But it was their right to protest. It was Phelps’ right to protest military and say what he said. The one thing the “Church” didn’t do was to encourage others to get physical with military. Alex Jones and Tucker Carlson, to name a few, are really about pushing a false narrative repeatedly it’s leading to harm for other people. Donald Trump, who once was President which is still hard to believe, did the same. People even said they voted for him just so he would “hurt” people.

This is where it gets dangerous, especially when it result in the Jan. 6, 2021 insurrection coup attempt. People knew what Trump was saying. They knew what he meant. He wanted them to do his dirty work. And yes, I’m accusing the former President of inciting violence.

The McMinn County, Tenn. School Board voted earlier to ban Art Spiegelman’s metaphorical graphic novel Maus in a 10-0 vote. The novel references the Holocaust and it has been around for 30 years. I’m sure it’s raised some controversy, but that in my school days, boards were more concerned about certain language in books than certain tone.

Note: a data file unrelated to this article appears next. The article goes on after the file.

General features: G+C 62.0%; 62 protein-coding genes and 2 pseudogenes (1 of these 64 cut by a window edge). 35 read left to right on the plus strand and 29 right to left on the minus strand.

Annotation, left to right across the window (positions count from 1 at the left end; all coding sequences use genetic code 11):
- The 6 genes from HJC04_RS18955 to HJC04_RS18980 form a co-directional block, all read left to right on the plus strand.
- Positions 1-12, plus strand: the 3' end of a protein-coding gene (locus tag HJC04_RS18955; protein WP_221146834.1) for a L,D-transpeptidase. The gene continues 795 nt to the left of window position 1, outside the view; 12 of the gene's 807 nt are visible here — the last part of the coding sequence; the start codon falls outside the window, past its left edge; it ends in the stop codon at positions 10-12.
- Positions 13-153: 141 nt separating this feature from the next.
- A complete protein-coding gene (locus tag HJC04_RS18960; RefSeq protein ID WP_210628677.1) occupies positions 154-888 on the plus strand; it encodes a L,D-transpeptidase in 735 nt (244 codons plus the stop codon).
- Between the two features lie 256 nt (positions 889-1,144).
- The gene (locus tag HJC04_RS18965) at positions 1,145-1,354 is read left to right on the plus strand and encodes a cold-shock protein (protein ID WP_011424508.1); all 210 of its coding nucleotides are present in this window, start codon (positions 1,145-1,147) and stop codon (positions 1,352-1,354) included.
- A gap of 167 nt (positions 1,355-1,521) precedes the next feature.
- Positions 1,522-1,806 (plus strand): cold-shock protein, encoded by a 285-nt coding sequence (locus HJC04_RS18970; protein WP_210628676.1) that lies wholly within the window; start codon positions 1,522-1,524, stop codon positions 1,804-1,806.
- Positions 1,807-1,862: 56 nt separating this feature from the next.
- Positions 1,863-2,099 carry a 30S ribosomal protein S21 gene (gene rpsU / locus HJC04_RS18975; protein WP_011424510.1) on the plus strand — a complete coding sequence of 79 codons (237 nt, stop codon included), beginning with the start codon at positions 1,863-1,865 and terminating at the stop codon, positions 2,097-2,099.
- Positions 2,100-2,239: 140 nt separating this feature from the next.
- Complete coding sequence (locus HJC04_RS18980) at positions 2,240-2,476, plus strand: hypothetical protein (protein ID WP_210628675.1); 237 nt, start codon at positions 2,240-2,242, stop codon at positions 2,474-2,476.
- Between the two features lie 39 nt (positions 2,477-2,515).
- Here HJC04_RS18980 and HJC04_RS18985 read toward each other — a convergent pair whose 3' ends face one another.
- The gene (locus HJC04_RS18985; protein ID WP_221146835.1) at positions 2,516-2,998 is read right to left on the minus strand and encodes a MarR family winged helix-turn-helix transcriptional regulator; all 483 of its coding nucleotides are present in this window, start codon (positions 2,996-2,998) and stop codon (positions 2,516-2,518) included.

Slaughterhouse-Five was in my local school library. It was a part where a character calls another a “motherfucker.” The Catcher in the Rye, a novel I don’t like, has been on the list of banned books for description of minors drinking alcohol and use of the word “fuck.” And of course, Adventures of Huckleberry Finn and To Kill a Mockingbird have been hot topic books for their usage of the N-word.